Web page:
American engineer, statistician and consultant William Edwards Deming once famously said that “without data, you're just another person with an opinion.”
Nowhere is this adage more true than in today's data-driven business world. As human beings we are all notoriously flawed thinkers, prone to our own cognitive biases. While intuition and gut feeling might once have been enough, to succeed in the modern business world, your business needs to become a data-driven organisation.
But what exactly does that mean? What processes need to be implemented to embrace the world of data science and be truly data driven? In this article, we look at some of the key challenges that you will face when you make data the foundation of your business decision making.
Keep It Clean: The Art of Data Collection
Clearly to be data driven you need to ensure you are collecting useful data. But simply amassing large quantities of data will not be enough. If you are going to rely on it to support your strategy then that data needs to be timely, accurate and trustworthy.
That means cleaning, transforming and massaging your data into a form you can analyse.
And it is important not to underestimate the scale of this task—it's often said that a typical data scientist will spend 80 pecent of their time “simply finding, cleansing, and organising data, leaving only 20 percent to actually perform analysis.”
Make Data Accessible Again
Even if you have solved the problem of clean, reliable data, if you don‘t have easy access to the source database, or an environment where you can easily extract the necessary data, then your data-driven decision making will struggle to get off the ground.
There are two key considerations when choosing the right tool for data analytics: you need a tool that enables widespread access to the data across your organisation, and you need a tool that will scale as the volume of data grows. If the solution isn't accessible, then your employees simply won't use the data, and if the solution can't scale, then you risk wasting even more analyst time massaging data and working with the tools, rather than carrying out actual analysis, creating visualisations, and building hypotheses.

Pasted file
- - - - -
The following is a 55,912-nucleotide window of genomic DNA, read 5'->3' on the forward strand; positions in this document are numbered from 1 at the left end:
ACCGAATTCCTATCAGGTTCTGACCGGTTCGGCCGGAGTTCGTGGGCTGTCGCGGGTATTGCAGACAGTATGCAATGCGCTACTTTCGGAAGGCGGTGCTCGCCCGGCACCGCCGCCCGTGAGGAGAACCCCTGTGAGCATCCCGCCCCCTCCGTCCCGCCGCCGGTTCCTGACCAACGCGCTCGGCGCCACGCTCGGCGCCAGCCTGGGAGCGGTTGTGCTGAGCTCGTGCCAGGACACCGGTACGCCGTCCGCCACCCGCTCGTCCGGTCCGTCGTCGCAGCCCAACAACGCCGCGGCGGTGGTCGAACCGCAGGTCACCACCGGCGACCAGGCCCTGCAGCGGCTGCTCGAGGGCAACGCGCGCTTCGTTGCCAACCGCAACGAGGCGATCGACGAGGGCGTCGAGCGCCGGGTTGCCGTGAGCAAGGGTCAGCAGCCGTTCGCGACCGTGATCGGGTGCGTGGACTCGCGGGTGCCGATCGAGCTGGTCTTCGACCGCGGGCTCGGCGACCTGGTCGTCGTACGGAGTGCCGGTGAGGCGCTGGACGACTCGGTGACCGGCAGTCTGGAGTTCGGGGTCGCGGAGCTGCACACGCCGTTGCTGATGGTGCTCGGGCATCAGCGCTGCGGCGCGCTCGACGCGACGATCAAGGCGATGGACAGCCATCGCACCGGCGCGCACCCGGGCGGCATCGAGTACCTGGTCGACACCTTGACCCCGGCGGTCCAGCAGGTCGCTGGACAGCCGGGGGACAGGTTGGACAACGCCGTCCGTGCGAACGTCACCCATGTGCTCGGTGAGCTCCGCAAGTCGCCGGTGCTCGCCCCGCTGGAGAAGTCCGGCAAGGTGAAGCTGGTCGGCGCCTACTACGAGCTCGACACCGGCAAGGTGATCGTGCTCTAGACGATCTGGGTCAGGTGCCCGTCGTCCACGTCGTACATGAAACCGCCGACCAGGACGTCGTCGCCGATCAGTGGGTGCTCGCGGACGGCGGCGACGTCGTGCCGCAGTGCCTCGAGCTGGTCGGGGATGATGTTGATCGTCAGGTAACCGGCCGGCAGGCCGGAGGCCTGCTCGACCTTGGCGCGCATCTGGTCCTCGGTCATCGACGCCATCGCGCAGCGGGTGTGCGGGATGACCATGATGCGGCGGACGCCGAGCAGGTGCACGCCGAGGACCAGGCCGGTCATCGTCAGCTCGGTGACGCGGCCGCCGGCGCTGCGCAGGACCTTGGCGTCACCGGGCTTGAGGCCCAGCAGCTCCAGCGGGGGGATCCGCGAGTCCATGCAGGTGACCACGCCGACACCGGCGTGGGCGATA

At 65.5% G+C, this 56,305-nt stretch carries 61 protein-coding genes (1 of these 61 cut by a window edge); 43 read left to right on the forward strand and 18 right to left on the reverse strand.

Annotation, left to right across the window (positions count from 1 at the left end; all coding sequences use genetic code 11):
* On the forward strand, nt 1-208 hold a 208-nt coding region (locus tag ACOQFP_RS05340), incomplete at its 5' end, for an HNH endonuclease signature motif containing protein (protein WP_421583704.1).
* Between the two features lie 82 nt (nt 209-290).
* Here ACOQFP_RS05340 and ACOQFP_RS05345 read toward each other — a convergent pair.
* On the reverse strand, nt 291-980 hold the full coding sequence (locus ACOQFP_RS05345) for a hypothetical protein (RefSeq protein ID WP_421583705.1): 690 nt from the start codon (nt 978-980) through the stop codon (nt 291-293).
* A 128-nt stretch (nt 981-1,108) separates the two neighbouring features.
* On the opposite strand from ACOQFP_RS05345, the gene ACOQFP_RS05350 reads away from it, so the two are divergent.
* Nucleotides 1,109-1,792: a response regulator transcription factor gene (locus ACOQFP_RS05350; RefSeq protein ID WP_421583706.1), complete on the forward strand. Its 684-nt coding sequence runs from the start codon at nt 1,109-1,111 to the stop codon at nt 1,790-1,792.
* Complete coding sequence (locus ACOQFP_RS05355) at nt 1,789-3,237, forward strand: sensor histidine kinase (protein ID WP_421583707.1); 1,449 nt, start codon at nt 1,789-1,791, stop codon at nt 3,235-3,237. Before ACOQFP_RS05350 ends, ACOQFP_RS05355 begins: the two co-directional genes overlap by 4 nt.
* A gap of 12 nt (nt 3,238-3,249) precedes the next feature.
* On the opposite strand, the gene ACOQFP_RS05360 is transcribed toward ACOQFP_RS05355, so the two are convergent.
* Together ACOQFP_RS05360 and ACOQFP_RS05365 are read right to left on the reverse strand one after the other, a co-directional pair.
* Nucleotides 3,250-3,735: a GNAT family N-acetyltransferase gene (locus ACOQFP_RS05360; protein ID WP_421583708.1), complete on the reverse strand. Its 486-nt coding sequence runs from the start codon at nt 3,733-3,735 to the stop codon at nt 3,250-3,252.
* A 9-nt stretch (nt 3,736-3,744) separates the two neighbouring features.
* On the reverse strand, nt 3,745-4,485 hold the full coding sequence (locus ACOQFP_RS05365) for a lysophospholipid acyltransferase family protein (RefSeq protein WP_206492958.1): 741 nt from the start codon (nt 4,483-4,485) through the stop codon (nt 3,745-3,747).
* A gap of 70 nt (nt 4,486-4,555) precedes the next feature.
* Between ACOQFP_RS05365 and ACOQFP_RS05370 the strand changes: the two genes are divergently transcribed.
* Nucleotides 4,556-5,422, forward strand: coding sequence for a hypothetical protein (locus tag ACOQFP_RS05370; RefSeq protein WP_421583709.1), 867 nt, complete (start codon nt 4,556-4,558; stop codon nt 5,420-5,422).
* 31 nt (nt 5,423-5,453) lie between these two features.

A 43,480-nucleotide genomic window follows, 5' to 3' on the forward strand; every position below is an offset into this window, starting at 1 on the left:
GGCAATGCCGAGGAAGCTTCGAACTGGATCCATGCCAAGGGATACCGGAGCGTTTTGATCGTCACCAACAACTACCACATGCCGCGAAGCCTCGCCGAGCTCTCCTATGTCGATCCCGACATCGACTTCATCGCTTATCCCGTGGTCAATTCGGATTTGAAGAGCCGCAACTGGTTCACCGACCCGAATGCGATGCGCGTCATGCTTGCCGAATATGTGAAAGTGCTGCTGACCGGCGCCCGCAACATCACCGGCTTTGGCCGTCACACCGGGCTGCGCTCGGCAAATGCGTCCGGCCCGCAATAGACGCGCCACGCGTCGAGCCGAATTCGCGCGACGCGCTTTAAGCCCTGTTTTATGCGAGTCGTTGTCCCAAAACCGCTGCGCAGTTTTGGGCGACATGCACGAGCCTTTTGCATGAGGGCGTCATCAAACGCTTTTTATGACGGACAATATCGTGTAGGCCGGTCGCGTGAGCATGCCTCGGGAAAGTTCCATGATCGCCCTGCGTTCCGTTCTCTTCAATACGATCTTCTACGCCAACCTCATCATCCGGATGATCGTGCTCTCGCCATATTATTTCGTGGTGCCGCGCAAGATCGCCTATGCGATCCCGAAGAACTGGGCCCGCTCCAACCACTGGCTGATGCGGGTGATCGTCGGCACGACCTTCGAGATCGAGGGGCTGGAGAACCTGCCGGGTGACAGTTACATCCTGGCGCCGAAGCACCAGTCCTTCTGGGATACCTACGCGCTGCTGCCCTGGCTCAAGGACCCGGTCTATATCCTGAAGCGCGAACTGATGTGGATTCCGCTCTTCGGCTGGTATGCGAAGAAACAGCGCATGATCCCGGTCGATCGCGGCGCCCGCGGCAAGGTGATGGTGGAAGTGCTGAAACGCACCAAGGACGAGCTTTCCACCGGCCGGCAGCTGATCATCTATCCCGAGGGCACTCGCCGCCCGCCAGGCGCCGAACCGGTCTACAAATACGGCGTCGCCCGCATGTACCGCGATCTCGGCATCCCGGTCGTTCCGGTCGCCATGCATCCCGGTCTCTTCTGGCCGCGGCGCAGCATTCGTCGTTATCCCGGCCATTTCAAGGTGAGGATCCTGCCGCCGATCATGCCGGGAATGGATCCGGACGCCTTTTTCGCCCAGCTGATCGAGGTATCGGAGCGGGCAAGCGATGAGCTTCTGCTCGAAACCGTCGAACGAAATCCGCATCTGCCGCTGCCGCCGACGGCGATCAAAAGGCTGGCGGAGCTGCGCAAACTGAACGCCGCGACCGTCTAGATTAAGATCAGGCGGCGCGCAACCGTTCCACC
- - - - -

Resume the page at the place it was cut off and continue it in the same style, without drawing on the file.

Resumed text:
Get the Right Team in Place
Of course, data-driven decision making is not just a technology problem—it‘s also a people problem. You need to make sure you have the right people in place to analyse and report on that data.
While modern business intelligence software providers are increasingly developing sophisticated Artificial Intelligence (AI) capabilities that attempt to derive context for your data insights, machine learning is still no substitute for a team of analysts with sufficient domain knowledge to understand and explain why the numbers show what they do.
For example, suppose your sales figures show an 8% month on month increase last month. Does that tell the whole story? Well, maybe the increase represents strong sales of seasonal products (and would be better analysed against the same month last year). Or maybe you just ran a marketing campaign or had some temporary special media exposure. And if the change is driven by a specific marketing campaign, does the change represent a good return on investment? Should the numbers in fact have grown by a much larger amount to reflect the cost incurred?
In truth, the raw numbers will only get you so far. A key determination of whether you are truly data driven is whether you have the analyst capability to fully contextualise that data.
Data Driven Starts At The Top
Even with the best analysts, the best tools, and accessible data, it may still not be enough.
The final key is that the data philosophy needs to be embraced by senior management. If there are still people in the organisation who rely on intuition and rules of thumb, then your organisation cannot be a true data-driven one. It is essential that decision makers recognise the importance of data analytics as a key component of corporate planning. (And if they don‘t, then it‘s everybody‘s job to convince them of the strategic importance of using data wisely).
Is your company data-driven? What challenges did you encounter introducing data analytics? Join the conversation in the comments below.